I have a table that has a column storing some coefficients which require high precision. The type of the column is set to float4 and I need to change it to numeric.

But after altering the table, it changes the values I previously had stored in that column.

Eg: 0.0199999996 becomes 0.0200.

The command I used:

ALTER TABLE IF EXISTS table_name ALTER COLUMN column_name TYPE numeric(16, 15) USING column_name::numeric;

Any ideas on how I could change the column type but keep the previous values? I am using postgresql 10.4


The Postgres manual (quoted below) does a good job of explaining some of the rounding issues you might have using floating-point types.

With that in mind, and if we simply accept that the least significant digits of any floating-point type are merely approximate, you have a couple of options for conversion including all the approximated low-precision digits. I've used float4/float8 to keep consistency with your question but we could equally use real/float.:

select '0.0199999996'::float4;
| float4 |
| :----- |
| 0.02   |
select '0.0199999996'::float4::numeric;
| numeric |
| ------: |
|    0.02 |
select '0.0199999996'::float4::float8::numeric;
|            numeric |
| -----------------: |
| 0.0199999995529652 |
select '0.0199999996'::float4::text::numeric;
| numeric |
| ------: |
|    0.02 |
set extra_float_digits = 3;
select '0.0199999996'::float4::text::numeric;
|      numeric |
| -----------: |
| 0.0199999996 |

db<>fiddle here

8.1.3. Floating-Point Types

The data types real and double precision are inexact, variable-precision numeric types. In practice, these types are usually implementations of IEEE Standard 754 for Binary Floating-Point Arithmetic (single and double precision, respectively), to the extent that the underlying processor, operating system, and compiler support it.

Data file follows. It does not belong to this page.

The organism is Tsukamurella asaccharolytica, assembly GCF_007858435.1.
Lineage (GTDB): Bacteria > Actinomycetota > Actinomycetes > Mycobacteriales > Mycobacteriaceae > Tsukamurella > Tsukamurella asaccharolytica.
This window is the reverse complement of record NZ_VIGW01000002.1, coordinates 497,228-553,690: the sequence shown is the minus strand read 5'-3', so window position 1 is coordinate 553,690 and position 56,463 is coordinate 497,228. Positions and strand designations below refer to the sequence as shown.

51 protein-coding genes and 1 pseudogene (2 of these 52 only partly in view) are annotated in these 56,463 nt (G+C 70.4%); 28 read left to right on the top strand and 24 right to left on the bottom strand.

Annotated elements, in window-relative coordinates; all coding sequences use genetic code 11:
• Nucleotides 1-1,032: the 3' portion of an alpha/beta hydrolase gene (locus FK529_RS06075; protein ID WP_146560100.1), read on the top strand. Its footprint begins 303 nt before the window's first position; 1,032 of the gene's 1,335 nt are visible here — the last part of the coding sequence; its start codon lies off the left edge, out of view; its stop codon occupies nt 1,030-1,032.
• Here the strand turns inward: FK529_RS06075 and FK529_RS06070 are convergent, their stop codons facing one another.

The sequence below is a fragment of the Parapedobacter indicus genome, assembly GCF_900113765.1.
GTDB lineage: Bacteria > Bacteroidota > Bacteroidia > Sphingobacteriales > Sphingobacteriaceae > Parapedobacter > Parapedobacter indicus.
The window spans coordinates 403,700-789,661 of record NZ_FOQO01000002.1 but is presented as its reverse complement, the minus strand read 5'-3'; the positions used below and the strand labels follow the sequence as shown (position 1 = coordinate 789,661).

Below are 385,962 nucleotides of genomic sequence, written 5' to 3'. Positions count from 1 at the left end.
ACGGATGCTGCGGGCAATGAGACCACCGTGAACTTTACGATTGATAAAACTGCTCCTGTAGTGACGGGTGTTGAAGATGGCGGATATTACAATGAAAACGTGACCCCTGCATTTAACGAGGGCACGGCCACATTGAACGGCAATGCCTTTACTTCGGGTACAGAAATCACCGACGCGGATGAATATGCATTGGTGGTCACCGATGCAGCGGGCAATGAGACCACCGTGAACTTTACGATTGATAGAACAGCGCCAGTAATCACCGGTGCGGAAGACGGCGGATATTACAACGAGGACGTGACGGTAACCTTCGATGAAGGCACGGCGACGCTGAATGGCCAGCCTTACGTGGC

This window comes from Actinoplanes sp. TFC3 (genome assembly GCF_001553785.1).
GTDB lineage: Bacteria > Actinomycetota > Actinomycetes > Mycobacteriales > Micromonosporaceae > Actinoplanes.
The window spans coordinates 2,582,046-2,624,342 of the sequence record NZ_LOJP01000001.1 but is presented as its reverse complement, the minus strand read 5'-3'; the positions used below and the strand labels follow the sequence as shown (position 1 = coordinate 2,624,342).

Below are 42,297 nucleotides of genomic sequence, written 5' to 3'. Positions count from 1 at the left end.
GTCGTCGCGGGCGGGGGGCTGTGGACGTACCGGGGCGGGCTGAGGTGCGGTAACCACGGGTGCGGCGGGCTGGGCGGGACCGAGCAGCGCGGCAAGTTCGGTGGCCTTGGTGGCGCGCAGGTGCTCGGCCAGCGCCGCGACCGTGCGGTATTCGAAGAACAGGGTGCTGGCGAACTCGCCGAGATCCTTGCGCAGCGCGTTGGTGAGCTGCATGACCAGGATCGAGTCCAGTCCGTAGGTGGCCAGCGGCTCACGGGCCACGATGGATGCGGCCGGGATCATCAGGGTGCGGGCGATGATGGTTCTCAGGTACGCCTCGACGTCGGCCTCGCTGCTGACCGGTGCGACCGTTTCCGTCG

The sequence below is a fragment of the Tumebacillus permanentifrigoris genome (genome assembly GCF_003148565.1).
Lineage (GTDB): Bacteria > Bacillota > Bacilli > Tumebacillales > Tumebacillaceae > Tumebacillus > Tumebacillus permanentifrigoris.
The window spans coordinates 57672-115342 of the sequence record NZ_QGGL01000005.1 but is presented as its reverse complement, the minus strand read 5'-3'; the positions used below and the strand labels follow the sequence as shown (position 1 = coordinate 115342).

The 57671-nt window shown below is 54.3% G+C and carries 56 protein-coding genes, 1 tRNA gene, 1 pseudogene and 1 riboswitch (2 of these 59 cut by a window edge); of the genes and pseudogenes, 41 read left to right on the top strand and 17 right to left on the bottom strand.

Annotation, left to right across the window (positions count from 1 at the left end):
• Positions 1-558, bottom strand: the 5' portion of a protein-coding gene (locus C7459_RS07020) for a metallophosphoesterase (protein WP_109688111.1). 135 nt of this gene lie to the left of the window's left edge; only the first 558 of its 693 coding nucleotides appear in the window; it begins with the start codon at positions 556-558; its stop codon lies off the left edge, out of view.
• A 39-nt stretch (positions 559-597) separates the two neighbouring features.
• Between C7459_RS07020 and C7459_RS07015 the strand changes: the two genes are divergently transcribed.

Inexact means that some values cannot be converted exactly to the internal format and are stored as approximations, so that storing and retrieving a value might show slight discrepancies. Managing these errors and how they propagate through calculations is the subject of an entire branch of mathematics and computer science and will not be discussed here, except for the following points:

  • If you require exact storage and calculations (such as for monetary amounts), use the numeric type instead.

  • If you want to do complicated calculations with these types for anything important, especially if you rely on certain behavior in boundary cases (infinity, underflow), you should evaluate the implementation carefully.

  • Comparing two floating-point values for equality might not always work as expected.

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